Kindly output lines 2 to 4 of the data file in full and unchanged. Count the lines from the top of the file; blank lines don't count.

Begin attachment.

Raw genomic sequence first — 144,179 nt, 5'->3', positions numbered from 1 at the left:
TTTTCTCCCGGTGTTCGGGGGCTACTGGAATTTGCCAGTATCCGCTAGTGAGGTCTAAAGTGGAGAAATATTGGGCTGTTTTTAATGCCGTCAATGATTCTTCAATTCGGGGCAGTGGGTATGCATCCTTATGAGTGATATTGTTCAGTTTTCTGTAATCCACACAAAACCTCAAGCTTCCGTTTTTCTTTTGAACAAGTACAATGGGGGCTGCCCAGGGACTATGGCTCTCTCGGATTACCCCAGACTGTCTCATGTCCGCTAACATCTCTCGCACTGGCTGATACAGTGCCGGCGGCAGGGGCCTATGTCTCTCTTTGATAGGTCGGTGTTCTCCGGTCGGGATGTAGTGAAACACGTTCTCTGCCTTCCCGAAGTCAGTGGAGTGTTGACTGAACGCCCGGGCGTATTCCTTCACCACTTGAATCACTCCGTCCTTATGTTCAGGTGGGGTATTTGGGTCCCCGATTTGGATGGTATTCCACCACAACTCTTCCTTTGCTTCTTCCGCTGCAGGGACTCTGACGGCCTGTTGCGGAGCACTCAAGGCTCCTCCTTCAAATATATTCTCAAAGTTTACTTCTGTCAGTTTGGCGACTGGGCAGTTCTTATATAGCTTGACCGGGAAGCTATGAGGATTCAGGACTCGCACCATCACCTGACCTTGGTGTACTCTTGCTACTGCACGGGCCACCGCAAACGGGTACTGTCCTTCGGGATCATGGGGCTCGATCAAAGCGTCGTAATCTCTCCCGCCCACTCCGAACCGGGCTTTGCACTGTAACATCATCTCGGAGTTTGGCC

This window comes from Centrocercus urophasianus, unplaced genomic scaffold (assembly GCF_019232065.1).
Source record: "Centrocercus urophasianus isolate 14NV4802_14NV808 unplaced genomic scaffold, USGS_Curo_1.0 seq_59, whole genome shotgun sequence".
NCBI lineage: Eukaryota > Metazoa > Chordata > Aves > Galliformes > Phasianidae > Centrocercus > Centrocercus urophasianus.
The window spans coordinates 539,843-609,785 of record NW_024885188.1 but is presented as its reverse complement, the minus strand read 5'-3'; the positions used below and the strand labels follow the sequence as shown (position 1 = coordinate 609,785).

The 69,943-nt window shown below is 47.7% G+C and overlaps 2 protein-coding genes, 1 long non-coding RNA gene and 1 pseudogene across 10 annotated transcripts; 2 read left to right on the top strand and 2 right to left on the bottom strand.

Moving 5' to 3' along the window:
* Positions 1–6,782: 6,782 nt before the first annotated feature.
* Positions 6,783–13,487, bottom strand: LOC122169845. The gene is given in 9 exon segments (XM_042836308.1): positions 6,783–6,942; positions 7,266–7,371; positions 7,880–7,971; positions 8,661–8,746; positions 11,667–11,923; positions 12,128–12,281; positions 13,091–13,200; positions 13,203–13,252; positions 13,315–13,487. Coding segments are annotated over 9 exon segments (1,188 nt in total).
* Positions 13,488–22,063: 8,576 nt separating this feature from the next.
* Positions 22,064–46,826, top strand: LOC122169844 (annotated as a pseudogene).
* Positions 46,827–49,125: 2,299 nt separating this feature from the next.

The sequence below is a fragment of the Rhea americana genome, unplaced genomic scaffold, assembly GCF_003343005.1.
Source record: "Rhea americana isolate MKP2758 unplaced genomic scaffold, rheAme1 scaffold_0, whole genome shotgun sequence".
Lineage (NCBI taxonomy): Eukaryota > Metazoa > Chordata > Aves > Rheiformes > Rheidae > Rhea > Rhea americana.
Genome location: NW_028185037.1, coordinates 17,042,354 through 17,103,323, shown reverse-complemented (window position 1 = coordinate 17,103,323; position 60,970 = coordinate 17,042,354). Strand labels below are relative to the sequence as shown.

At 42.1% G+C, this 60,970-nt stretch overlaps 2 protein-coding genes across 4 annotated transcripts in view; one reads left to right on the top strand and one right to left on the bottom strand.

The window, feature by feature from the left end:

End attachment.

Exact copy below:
TTTTCTCCCGGTGTTCGGGGGCTACTGGAATTTGCCAGTATCCGCTAGTGAGGTCTAAAGTGGAGAAATATTGGGCTGTTTTTAATGCCGTCAATGATTCTTCAATTCGGGGCAGTGGGTATGCATCCTTATGAGTGATATTGTTCAGTTTTCTGTAATCCACACAAAACCTCAAGCTTCCGTTTTTCTTTTGAACAAGTACAATGGGGGCTGCCCAGGGACTATGGCTCTCTCGGATTACCCCAGACTGTCTCATGTCCGCTAACATCTCTCGCACTGGCTGATACAGTGCCGGCGGCAGGGGCCTATGTCTCTCTTTGATAGGTCGGTGTTCTCCGGTCGGGATGTAGTGAAACACGTTCTCTGCCTTCCCGAAGTCAGTGGAGTGTTGACTGAACGCCCGGGCGTATTCCTTCACCACTTGAATCACTCCGTCCTTATGTTCAGGTGGGGTATTTGGGTCCCCGATTTGGATGGTATTCCACCACAACTCTTCCTTTGCTTCTTCCGCTGCAGGGACTCTGACGGCCTGTTGCGGAGCACTCAAGGCTCCTCCTTCAAATATATTCTCAAAGTTTACTTCTGTCAGTTTGGCGACTGGGCAGTTCTTATATAGCTTGACCGGGAAGCTATGAGGATTCAGGACTCGCACCATCACCTGACCTTGGTGTACTCTTGCTACTGCACGGGCCACCGCAAACGGGTACTGTCCTTCGGGATCATGGGGCTCGATCAAAGCGTCGTAATCTCTCCCGCCCACTCCGAACCGGGCTTTGCACTGTAACATCATCTCGGAGTTTGGCC

This window comes from Centrocercus urophasianus, unplaced genomic scaffold (assembly GCF_019232065.1).
Source record: "Centrocercus urophasianus isolate 14NV4802_14NV808 unplaced genomic scaffold, USGS_Curo_1.0 seq_59, whole genome shotgun sequence".